Put the jaggery pieces in water and melt it on low flame. Strain the solution into a wide pan. Keep this pan on medium fire and let the jaggery solution thicken. When the jaggery solution thickens to a syrup. Check for one-thread consistency (take a drop of the jaggery solution in a spoon. Let it cool a bit and then touch it with a clean forefinger and then touch your forefinger and your thumb together and pull them apart gently. If the solution forms a thread between your two fingers, then it has reached thread consistency). Add grated coconut and stir. Add the beaten rice flakes, mix, and cook over a low flame, stirring constantly to coat the beaten rice with jaggery and coconut. Add cardamom powder. When the mixture thickens, turn off the fire.

In a small pan, heat ghee. When it is hot, add chana dal and roast them golden brown. Remove the chana dal from ghee and add to the sweetened beaten rice flakes mixture. Add sesame seeds to the hot ghee and roast lightly. Be careful not to burn the seeds. Pour the ghee and sesame seeds on to the sweetened beaten rice flakes mixture. Mix well.

This can be stored in the refrigerator for a month. You can take out required quantities and steam or warm in a microwave and use.

Below is my mother’s version, which is simpler. This one stays good only for a day.


Beaten rice (brown/white) flakes – 3 cups
Jaggery – 1 cup
Grated coconut – 1 cup
Cardamom powder – 1/2 tsp
Ghee (optional) – 1 tsp
Water – 1-1/2 cup


Sprinkle small quantities of water on the beaten rice and use your hand to mix well and moisten the beaten rice. Close with a lid and keep aside. Put the jaggery pieces in water and melt it on low flame. Strain the solution into a wide pan. Keep this solution in the pan on medium fire and let the jaggery solution thicken. When the jaggery solution thickens to a syrup. Check for one-thread consistency (as mentioned earlier). When the jaggery solution reaches thread consistency, add the moistened beaten rice flakes and stir well to coat the beaten rice flakes with the jaggery syrup. Add grated coconut and cardamom powder and mix well. You can add ghee if you choose to as this tastes good even without the ghee.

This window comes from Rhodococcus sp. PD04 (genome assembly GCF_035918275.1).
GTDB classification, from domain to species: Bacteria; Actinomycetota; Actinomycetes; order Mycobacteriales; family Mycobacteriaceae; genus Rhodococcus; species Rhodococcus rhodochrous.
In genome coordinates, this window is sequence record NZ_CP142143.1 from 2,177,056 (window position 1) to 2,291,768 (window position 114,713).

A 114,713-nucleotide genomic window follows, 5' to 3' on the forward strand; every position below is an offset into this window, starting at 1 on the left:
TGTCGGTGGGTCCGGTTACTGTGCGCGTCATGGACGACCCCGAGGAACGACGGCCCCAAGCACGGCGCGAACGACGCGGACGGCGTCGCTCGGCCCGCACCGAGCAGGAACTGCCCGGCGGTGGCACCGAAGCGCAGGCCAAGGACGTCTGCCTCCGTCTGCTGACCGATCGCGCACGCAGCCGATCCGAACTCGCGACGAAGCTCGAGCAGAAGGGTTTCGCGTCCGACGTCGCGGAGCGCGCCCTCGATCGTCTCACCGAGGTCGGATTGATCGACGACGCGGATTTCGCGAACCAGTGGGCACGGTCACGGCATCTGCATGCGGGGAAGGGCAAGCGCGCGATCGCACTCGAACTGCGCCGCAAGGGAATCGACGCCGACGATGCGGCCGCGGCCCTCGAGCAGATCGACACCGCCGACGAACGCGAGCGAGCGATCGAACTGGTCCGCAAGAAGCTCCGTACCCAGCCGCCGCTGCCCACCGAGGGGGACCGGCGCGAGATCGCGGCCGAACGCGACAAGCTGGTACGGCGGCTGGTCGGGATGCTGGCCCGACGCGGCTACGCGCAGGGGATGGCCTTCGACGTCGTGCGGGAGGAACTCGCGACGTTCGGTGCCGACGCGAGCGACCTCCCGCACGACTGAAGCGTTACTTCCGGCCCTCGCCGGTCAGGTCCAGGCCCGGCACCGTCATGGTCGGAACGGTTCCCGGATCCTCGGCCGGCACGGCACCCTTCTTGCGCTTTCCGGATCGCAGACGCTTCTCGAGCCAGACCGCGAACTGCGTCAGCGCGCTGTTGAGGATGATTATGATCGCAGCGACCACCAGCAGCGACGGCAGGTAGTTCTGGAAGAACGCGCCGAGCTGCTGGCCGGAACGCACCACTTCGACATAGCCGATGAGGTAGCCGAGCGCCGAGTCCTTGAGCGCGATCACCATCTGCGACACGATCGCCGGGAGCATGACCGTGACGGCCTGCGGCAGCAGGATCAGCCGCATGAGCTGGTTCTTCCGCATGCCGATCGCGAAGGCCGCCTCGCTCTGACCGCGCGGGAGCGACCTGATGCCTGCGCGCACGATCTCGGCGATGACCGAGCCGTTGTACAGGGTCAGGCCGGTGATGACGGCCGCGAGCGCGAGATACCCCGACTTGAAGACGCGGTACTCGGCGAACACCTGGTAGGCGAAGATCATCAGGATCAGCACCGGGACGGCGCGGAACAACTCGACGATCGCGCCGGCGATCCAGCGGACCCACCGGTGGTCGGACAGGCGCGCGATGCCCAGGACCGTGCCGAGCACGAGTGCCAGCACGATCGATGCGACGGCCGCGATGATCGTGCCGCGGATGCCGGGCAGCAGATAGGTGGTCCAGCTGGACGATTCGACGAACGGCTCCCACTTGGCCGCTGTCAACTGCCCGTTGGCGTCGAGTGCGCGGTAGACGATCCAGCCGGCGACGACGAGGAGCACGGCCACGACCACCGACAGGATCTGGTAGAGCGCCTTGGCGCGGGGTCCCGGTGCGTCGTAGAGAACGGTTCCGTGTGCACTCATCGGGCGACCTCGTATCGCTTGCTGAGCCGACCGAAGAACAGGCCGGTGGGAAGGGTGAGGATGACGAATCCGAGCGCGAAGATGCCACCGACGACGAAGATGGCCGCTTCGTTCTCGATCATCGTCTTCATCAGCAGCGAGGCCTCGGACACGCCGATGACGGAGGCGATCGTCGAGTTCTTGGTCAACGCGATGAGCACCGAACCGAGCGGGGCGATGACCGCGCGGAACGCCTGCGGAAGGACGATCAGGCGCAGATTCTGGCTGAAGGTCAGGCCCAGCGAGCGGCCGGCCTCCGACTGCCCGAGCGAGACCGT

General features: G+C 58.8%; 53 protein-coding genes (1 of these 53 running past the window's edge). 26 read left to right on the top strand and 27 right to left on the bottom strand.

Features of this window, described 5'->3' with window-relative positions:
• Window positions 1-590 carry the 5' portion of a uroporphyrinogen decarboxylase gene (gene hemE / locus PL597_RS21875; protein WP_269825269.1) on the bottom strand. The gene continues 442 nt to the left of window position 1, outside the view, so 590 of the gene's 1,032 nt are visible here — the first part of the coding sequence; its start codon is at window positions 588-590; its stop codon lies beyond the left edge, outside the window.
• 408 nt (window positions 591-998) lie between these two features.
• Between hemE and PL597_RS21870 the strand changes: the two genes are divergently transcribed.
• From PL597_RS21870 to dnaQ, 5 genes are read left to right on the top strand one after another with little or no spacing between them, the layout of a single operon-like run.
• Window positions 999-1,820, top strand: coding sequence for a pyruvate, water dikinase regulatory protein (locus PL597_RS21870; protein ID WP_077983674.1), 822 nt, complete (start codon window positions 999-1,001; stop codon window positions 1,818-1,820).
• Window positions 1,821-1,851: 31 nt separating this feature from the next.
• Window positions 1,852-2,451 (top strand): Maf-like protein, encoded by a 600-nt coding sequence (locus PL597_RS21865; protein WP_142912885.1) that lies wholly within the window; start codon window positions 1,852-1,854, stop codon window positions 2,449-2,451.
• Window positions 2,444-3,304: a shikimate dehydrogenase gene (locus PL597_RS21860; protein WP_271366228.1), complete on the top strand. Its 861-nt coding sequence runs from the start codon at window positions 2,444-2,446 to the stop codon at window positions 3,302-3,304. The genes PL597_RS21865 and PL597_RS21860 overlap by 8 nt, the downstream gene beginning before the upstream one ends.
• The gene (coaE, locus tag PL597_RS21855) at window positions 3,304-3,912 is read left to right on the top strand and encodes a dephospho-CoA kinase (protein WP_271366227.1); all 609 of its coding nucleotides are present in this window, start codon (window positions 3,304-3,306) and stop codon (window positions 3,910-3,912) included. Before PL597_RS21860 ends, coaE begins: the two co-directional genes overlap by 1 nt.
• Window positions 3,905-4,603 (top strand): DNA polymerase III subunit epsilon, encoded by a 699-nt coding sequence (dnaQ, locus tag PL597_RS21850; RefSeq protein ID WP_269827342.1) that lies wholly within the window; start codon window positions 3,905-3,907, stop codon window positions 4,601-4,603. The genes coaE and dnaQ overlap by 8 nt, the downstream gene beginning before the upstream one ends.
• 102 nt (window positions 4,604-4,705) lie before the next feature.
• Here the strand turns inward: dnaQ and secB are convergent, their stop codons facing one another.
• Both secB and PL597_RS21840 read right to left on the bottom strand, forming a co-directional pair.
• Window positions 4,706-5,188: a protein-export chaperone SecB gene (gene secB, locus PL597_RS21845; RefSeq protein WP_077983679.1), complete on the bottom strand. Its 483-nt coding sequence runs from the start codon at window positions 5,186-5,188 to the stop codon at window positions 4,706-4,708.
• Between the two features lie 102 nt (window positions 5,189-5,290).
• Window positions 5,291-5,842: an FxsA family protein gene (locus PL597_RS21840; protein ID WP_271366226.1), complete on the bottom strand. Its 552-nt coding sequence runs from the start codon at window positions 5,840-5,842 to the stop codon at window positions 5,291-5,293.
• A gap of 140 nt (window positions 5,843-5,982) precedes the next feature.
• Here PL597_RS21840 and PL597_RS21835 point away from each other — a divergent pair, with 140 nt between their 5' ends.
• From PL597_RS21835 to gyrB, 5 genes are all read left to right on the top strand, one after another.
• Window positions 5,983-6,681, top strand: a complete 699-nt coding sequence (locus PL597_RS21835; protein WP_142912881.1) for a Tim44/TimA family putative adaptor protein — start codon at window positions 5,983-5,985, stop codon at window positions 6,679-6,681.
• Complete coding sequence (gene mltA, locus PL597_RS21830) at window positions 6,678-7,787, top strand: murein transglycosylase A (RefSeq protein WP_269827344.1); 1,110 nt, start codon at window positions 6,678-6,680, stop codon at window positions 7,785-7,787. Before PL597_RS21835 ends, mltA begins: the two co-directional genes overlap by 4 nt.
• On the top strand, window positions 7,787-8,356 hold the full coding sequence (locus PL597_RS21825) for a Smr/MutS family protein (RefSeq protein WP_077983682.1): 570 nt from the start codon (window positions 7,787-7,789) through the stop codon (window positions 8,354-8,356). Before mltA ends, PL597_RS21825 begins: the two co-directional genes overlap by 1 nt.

Yet another method of making sweet beaten rice is to just scrape/powder the jaggery pieces and mix it well with the poha. Use some amount of warm milk or water to moisten this mixture. Add grated coconut and a quick and yummy snack is ready.

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Everyday Simple Recipes, Salads

Raw Papaya Salad

A quick and healthy salad, simple and easy to make.


Grated raw papaya, seed-ridden green chilies finely chopped, generous sprinkle of sesame seeds (may be some crushed flavored peanuts as well!), dash of lime and salt. Yummy salad is ready.

P.S. – Could use partially cooked papaya if raw gets to you!